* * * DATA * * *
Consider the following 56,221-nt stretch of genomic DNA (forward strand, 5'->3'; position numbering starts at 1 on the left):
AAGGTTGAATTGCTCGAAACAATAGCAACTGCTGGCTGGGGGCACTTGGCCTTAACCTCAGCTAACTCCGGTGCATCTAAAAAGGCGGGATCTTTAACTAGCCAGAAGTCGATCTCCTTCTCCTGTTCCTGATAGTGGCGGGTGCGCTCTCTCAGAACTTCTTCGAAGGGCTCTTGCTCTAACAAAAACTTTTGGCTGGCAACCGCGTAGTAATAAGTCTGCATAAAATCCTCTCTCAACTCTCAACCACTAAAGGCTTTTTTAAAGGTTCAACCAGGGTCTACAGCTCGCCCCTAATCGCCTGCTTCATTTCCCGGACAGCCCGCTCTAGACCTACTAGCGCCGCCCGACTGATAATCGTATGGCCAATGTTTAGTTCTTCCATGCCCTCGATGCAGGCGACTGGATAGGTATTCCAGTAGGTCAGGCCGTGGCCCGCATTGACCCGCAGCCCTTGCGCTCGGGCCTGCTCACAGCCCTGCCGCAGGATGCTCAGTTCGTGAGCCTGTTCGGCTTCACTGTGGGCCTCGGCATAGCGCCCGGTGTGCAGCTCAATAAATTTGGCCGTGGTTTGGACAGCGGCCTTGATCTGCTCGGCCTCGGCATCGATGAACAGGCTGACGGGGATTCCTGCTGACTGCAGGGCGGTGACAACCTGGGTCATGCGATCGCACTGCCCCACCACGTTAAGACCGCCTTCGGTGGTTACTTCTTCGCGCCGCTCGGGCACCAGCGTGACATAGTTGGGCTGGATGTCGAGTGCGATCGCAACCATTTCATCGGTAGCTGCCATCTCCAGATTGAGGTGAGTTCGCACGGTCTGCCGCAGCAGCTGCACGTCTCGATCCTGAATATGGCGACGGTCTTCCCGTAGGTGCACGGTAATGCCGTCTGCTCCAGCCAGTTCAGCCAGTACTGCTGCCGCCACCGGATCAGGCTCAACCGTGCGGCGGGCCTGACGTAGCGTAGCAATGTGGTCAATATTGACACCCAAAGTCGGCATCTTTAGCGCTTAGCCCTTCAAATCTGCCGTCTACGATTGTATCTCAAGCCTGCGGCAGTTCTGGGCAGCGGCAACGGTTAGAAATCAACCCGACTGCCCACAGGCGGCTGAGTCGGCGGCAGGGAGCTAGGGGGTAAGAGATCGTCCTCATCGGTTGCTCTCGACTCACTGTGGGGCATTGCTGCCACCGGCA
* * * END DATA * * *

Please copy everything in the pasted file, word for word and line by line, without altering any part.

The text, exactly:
Consider the following 56,221-nt stretch of genomic DNA (forward strand, 5'->3'; position numbering starts at 1 on the left):
AAGGTTGAATTGCTCGAAACAATAGCAACTGCTGGCTGGGGGCACTTGGCCTTAACCTCAGCTAACTCCGGTGCATCTAAAAAGGCGGGATCTTTAACTAGCCAGAAGTCGATCTCCTTCTCCTGTTCCTGATAGTGGCGGGTGCGCTCTCTCAGAACTTCTTCGAAGGGCTCTTGCTCTAACAAAAACTTTTGGCTGGCAACCGCGTAGTAATAAGTCTGCATAAAATCCTCTCTCAACTCTCAACCACTAAAGGCTTTTTTAAAGGTTCAACCAGGGTCTACAGCTCGCCCCTAATCGCCTGCTTCATTTCCCGGACAGCCCGCTCTAGACCTACTAGCGCCGCCCGACTGATAATCGTATGGCCAATGTTTAGTTCTTCCATGCCCTCGATGCAGGCGACTGGATAGGTATTCCAGTAGGTCAGGCCGTGGCCCGCATTGACCCGCAGCCCTTGCGCTCGGGCCTGCTCACAGCCCTGCCGCAGGATGCTCAGTTCGTGAGCCTGTTCGGCTTCACTGTGGGCCTCGGCATAGCGCCCGGTGTGCAGCTCAATAAATTTGGCCGTGGTTTGGACAGCGGCCTTGATCTGCTCGGCCTCGGCATCGATGAACAGGCTGACGGGGATTCCTGCTGACTGCAGGGCGGTGACAACCTGGGTCATGCGATCGCACTGCCCCACCACGTTAAGACCGCCTTCGGTGGTTACTTCTTCGCGCCGCTCGGGCACCAGCGTGACATAGTTGGGCTGGATGTCGAGTGCGATCGCAACCATTTCATCGGTAGCTGCCATCTCCAGATTGAGGTGAGTTCGCACGGTCTGCCGCAGCAGCTGCACGTCTCGATCCTGAATATGGCGACGGTCTTCCCGTAGGTGCACGGTAATGCCGTCTGCTCCAGCCAGTTCAGCCAGTACTGCTGCCGCCACCGGATCAGGCTCAACCGTGCGGCGGGCCTGACGTAGCGTAGCAATGTGGTCAATATTGACACCCAAAGTCGGCATCTTTAGCGCTTAGCCCTTCAAATCTGCCGTCTACGATTGTATCTCAAGCCTGCGGCAGTTCTGGGCAGCGGCAACGGTTAGAAATCAACCCGACTGCCCACAGGCGGCTGAGTCGGCGGCAGGGAGCTAGGGGGTAAGAGATCGTCCTCATCGGTTGCTCTCGACTCACTGTGGGGCATTGCTGCCACCGGCA